Am I “in love with love” – do I need a strong emotion like infatuation to feel alive (see also Entry 23)?
How much do I try to hide my shortcomings? Or do I rather employ those to get empathy?
Do I posess a self-ascription as an “indispensable provider and problem solver”? Am I quite sure that without me everything would collapse and the others “would be lost”?
Do I sometimes like my role as the “rational one”? Am I sometimes tempted to believe that I should “watch out” for the other(s) and occasionally even see myself as a kind of “guardian”?
Do I particularly value any appreciation concerning my day-to-day efforts? Do I regularly pay attention to these because I’m thinking I’m not being appreciated enough regarding my workload?
Am I standing back “for the sake of love” because otherwise recognition, affection and respect for me are in danger?
Which style of attachment (secure, anxious, possessive, dismissive [see also Entry 14])) has been instrumental in my growing up? Do I therefore establish a certain personal style in my adult relationships over and over again (see also Entry 21)? Do I want princes to share my life, but am I getting only frogs – and do I throw them hopefully against the wall just to find out that I spend my life mostly with damaged frogs¹?
Do I tend to think sometimes in categories like “We against the rest of the world”?
Am I irritated by routine changes because they seem inharmonious and disturbing to me? Do I whish for “light and love” and lingering lightness, because aggressive potentials or questions that I can not immediately answer often feel like shattering, fundamental criticism?
Do I believe that my relationship to other persons can positively influence them?
Does my responsibility for the overall relationship correspond to the responsibility that I am willing to spend on myself?
To what extent have I “settled in my life”?
What about my zeal, the energy, and the degree of my emotional state when I want to communicate or clarify my point of view or one of my qualities? With what intensity do I experience the emotions of my counterparts – and do I occasionally lose track of who feels what (Hello HSP!)?
Where do I stop when I read “diversity means differences, differences mean deviation, deviation means contestation”?


¹ The author Vicky Gabriel wrote in her book “Ways to the old gods” (Arun-Verlag 2002): “Anyone who thinks as an aid […] to know exactly what is good and right for the person seeking help, or what s*he must do to get out of her*his misery, obviously can not release her*him into her*his own freedom and maturity because the helper needs unfree and immature individuals in the surroundings to feel valuable in comparison. Oh, I’ve been wondering for years why in my surroundings never someone turned up »like me«! Why? Because I did not admit these people – because of my own lack of self-confidence, I gathered »poor, needy souls« around me, whom I could »support« with devotion and self-sacrifice and compared to whom I performed incredibly well.”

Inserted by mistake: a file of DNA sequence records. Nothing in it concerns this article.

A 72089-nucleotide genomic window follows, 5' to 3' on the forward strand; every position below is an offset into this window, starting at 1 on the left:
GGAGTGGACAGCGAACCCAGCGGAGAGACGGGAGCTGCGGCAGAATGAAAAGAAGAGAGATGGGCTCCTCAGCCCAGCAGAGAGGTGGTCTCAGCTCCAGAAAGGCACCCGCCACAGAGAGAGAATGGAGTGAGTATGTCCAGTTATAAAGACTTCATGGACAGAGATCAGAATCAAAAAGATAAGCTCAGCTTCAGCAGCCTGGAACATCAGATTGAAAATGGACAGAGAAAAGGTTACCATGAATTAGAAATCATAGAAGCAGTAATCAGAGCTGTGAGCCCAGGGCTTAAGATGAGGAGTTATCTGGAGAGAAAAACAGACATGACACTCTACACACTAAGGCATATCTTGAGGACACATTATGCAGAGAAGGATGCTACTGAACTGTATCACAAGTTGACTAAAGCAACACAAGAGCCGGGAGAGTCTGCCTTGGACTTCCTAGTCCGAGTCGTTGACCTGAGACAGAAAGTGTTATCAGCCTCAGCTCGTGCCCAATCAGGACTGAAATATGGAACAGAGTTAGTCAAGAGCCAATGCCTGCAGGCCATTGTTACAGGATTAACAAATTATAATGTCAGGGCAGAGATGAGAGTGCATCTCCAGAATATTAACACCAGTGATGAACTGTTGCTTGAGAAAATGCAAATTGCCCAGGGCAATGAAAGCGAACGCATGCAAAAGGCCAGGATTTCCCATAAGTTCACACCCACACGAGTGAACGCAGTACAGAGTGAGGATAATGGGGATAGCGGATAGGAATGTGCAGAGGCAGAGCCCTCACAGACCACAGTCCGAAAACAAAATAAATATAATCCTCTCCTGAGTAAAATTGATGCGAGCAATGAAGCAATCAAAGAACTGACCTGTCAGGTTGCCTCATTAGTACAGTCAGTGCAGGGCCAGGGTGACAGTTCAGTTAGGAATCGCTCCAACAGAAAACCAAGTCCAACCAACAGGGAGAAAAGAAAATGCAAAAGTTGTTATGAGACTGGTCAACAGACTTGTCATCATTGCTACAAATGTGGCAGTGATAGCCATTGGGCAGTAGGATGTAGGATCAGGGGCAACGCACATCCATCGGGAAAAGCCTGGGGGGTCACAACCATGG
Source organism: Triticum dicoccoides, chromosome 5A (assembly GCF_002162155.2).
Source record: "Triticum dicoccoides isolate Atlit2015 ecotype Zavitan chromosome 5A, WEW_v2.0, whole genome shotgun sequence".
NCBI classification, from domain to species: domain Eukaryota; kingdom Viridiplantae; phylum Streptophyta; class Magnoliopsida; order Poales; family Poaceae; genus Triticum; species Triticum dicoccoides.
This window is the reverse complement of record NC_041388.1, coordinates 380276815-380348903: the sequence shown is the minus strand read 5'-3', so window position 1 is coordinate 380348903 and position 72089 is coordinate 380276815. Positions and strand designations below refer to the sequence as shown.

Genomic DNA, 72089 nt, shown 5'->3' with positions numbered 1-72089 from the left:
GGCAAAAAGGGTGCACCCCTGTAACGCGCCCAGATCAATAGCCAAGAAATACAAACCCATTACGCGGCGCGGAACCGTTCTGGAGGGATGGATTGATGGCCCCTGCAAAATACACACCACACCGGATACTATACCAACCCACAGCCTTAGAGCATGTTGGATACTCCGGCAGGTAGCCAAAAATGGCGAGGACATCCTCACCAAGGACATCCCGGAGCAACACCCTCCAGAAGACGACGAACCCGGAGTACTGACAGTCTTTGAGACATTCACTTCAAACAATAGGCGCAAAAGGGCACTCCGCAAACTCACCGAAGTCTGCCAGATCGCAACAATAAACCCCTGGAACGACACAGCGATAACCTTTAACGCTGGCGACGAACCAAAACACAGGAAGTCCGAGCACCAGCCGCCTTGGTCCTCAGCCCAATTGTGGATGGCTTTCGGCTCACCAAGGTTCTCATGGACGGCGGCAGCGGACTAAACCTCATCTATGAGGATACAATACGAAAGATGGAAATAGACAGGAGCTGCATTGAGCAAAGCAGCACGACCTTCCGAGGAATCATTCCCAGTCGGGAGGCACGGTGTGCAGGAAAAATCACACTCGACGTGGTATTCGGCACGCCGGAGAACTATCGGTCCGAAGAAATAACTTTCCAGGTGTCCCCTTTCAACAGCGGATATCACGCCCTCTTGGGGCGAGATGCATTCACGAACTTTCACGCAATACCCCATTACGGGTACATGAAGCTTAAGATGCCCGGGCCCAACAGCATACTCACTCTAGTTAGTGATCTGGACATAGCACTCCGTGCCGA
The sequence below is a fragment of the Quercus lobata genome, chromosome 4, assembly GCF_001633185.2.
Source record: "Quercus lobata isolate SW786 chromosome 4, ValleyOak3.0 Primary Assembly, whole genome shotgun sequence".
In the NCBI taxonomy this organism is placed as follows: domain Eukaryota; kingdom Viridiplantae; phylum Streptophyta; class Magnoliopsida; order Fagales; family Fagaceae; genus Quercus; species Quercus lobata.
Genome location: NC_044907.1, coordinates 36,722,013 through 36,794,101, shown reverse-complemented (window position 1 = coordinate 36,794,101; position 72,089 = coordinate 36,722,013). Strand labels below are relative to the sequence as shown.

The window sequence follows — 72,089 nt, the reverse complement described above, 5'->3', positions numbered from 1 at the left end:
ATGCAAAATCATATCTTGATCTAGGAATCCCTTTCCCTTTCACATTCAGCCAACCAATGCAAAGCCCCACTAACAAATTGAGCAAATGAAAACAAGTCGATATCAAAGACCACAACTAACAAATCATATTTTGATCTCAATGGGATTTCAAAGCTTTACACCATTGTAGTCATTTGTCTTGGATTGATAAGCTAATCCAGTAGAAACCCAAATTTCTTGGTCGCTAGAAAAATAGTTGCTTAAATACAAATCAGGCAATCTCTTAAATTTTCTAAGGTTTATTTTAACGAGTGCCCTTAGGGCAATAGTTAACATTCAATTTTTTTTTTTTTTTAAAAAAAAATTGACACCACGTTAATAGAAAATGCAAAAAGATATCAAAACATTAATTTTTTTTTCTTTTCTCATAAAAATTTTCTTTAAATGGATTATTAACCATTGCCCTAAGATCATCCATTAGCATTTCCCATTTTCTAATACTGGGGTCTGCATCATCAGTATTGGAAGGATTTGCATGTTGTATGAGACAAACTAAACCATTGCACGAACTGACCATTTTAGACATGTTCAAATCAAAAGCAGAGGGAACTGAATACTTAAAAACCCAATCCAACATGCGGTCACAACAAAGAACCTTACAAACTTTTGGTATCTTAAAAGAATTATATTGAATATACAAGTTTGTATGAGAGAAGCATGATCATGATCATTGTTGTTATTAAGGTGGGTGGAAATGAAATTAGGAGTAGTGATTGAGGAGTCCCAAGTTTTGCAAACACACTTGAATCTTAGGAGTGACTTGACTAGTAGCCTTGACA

Thanks to Manfred Antranias Zimmer on Pixabay for the photo.

Entry 23

The Highly Sensitive Person

It was this description, by which the American psychologist Elaine N. Aron in 1996 depicted for the first time in detail a psychological and neurophysiological phenomenon affecting about one in six people (between 15 to 20% of the population) worldwide.
In this entry, I wouldn’t like to ponder too much on the physiological prerequisites of sensory processing sensitivity (SPS) – and thus evade a hitherto ongoing dispute of experts, whether sensory processing sensitivity (also known as heightened sensitivity or hypersensitivity) is primarily a condition due to differently connected neuronal stimulus transmitters in the brain, an excessive release of messenger substances at the synapses, a deficit in the relevant/irrelevant filtering of sensory input or rather a purely psychological conditioning due to certain experiences while growing up (or something of everything).
Since the beginning of the 21st century, SPS has been a much-noticed subject of research which, thanks to intensive efforts, has produced a large number of studies and professional publications – and which, thanks to the dedication of diligent non-fiction authors, has been made comprehensible in its various aspects to a broad lay public.

Oligoamory is the topic of this website, I am the author of this bLog – and if someone would asks me “SPS and Oligoamory – is there a connection somewhere?”, then I will answer “In every letter – because I’m a highly sensitive person (HSP) too!”.